Types of Protein and its Use

We agree on the importance of protein for muscle development, and the main reason is that muscle fibers are made up of amino acids. We also agree that protein quality plays a very important role, because not all of them have the complete profile of amino acids that the body needs, nor the concentration of these to build muscle, improve or assist recovery processes, as well as other needs for high performance.

But which protein is the best? We find so many varieties on the market that for the novice it can be difficult to choose one of them. The truth is that we can use them in a very intelligent way just by knowing some very basic aspects of each one.

Let's see then the three main types of proteins that we find on the market to decide which one best suits our dairy needs and preferences (Whey, Milk Proteins -Casein-, and Vegetable).

Whey Protein : What is it for and when to use it?

This is by far the most popular protein in the bodybuilding arena. You will even find different variants, such as the isolated (Whey Protein Isolate), the concentrated (Whey Protein Concentrate), and the hydrolyzed (Hydrolyzed Whey).

In general, it is a protein with a moderate absorption speed (ISO - WPI) and (Whey - WPC), and it provides us with the amino acids that the muscles need in full. These two characteristics make it very attractive for all types of athletes. Additionally, it also helps stabilize glucose levels and control hunger (1).

As it is absorbed moderately quickly, this is the type of protein that you should use in what is known as the "Anabolic Window" that approximately unfolds between the hour before and the hour after your daily workout. But, which of all its variants to choose?

  • Whey Protein Concentrate (WPC.) : It is somewhat cheaper than its "sisters" and has a sufficiently good protein content, although it could be improved. This protein is useful to all of us, but especially for those athletes or novice Gym fans who seek to improve their breakfast, and favor the processes after finishing their workouts.
  • Whey Protein Isolate (WPI.) : The protein content increases in relation to the wpc, and offers a higher ratio of BCAA's, as well as a higher percentage of peptides, as well as very low sodium and lactose readings. This variant is somewhat more efficient and is recommended more for athletes subjected to a competition agenda or an exercise plan with a high volume of work, or under a diet program to control body weight in order to compete in bodybuilding, or to give weight in sports that require height/weight to participate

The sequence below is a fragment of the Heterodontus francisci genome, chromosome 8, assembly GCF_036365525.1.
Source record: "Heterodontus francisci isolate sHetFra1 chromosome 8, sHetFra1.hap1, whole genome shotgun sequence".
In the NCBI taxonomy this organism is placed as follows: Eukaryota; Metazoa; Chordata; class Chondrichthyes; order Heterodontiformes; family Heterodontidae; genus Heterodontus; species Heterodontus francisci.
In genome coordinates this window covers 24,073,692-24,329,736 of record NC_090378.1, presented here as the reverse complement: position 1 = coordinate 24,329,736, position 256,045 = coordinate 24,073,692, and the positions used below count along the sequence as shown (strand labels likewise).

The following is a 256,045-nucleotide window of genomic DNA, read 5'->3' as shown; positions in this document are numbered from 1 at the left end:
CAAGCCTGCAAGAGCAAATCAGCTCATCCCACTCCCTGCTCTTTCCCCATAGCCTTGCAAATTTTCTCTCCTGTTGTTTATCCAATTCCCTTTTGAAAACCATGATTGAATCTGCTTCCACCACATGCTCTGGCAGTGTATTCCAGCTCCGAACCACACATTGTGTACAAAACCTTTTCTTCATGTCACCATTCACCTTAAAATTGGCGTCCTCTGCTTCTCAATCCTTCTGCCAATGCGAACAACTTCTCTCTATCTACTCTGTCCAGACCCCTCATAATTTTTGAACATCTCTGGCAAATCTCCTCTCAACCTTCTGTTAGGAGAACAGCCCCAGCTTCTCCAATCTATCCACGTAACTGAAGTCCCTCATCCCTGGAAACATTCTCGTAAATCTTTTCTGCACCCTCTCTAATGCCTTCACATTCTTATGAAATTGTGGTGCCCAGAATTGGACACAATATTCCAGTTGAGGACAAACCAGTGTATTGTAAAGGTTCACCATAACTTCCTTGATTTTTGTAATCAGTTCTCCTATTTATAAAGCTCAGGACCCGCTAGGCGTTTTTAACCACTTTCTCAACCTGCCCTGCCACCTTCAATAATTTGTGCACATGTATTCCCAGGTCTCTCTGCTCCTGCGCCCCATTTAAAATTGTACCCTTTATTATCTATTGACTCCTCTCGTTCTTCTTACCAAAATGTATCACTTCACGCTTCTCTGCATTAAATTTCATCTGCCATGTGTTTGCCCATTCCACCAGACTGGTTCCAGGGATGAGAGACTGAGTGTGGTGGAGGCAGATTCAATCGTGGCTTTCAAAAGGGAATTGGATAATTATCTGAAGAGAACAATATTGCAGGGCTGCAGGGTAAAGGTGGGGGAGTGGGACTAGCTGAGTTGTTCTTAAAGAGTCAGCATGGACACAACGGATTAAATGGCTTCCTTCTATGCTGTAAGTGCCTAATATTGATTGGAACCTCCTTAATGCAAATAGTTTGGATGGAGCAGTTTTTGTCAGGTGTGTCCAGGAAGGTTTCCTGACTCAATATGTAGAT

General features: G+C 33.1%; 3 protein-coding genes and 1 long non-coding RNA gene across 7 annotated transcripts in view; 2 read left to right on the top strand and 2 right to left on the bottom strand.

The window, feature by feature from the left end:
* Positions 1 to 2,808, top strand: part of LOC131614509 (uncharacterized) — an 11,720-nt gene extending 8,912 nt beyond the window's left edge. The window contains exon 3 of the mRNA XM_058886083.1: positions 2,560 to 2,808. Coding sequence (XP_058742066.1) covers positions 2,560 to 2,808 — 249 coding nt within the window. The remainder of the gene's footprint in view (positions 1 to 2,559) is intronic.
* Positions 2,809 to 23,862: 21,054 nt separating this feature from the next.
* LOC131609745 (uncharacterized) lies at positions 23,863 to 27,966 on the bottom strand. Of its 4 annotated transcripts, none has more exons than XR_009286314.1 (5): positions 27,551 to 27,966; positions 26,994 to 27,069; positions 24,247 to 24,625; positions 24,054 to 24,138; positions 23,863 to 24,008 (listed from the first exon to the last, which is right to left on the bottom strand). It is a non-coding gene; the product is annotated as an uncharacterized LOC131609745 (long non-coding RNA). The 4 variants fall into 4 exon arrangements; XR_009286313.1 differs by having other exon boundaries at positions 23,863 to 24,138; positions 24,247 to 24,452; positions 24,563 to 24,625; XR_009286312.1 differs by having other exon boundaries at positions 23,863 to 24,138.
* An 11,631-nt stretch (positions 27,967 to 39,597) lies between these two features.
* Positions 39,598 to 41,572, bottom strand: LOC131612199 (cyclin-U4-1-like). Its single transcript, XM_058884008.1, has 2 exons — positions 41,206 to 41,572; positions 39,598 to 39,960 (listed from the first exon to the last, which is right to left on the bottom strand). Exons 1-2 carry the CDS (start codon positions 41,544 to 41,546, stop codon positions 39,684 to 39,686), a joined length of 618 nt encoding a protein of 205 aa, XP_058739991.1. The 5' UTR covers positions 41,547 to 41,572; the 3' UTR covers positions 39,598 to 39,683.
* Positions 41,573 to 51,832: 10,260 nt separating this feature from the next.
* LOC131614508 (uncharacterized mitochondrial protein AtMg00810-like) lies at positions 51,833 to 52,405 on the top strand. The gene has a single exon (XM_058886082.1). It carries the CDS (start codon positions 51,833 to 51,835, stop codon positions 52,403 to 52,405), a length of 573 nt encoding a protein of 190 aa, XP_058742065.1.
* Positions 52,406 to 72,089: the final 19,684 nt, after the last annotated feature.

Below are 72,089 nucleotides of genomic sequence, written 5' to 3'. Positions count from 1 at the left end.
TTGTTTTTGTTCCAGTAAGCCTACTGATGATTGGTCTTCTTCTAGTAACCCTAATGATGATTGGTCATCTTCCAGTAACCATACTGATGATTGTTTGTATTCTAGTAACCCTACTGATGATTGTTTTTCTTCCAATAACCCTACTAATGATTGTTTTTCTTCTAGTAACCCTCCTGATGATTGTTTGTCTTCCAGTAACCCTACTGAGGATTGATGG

• Hydrolyzed Whey (WPH.) : The substantial difference of hydrolyzed protein is its improved absorption both in terms of quality and speed (fast). Athletes generally use it when the other variants cause gastrointestinal problems, but they can also be very useful on occasions when we need to save time between meals, maximize the window of anabolic opportunity after training, or even use it before exercise, if It's been more than three or four hours since we've eaten and we need to eat pre-workout food.

Casein : what is it for and when to use it?

Unlike whey protein, casein is slow to absorb. It can take up to 6-7 hours for this protein to fully absorb. This could be taken as a disadvantage, but it is not necessarily. We will be receiving a continuous flow of amino acids that will prevent muscle breakdown and catabolism for many hours.

Casein is much more appropriate if you plan to have a very long exercise session, especially if it is aerobic. For example, climbing a mountain, before a marathon, or even during long tourist excursions that involve continuous muscle wear (2).

Casein contains plenty of glutamine, an amino acid that helps repair muscle during the rest period. In addition, it reduces appetite and its slow absorption is ideal to avoid binge eating at night. Finally, it is interesting to emphasize that casein increases the absorption of calcium, so it is a very good idea to use it if you want to prevent or treat osteoporosis.

Vegan protein (pea/rice protein): what is it for and when to use it?

Finally, we have the pea and rice protein, a vegan alternative that also works very well for those who are allergic or intolerant to lactose.

We might think that soy protein is the most popular, and perhaps the best in amino acid concentration. But the hormonal load it has and the possibility that it comes from genetically modified crops is known to many. That is why recently the trend in vegan protein is pea and rice protein (pea / rice protein).

It is a mixture without hormonal load and without the risk of genetically modified organisms (GMO) that for practical purposes provides the same amino acids as a diet with meat, eggs, and dairy products.

On the one hand, we have the rice protein, which itself is very complete and concentrated if we remove all the carbohydrates. However, it contains very little lysine (3). This amino acid is abundant in pea protein, making it the perfect complement. Also, pea protein has glutamic acid and arginine, which aid in recovery after exercise (4).


  1. Naclerio, F., & Seijo, M. (2019). Whey protein supplementation and muscle mass: current perspectives. Nutrition and Dietary Supplements , 2019 (11), 37-48.
  2. Tang, JE, Moore, DR, Kujbida, GW, Tarnopolsky, MA, & Phillips, SM (2009). Ingestion of whey hydrolyzate, casein, or soy protein isolate: effects on mixed muscle protein synthesis at rest and following resistance exercise in young men. Journal of applied physiology .
  3. Kawakatsu, T., & Takaiwa, F. (2019). Rice proteins and essential amino acids. In Rice (pp. 109-130). AACC International Press.
  4. Lu, ZX, He, JF, Zhang, YC, & Bing, DJ (2020). Composition, physicochemical properties of pea protein and its application in functional foods. Critical reviews in food science and nutrition , 60 (15), 2593-2605.

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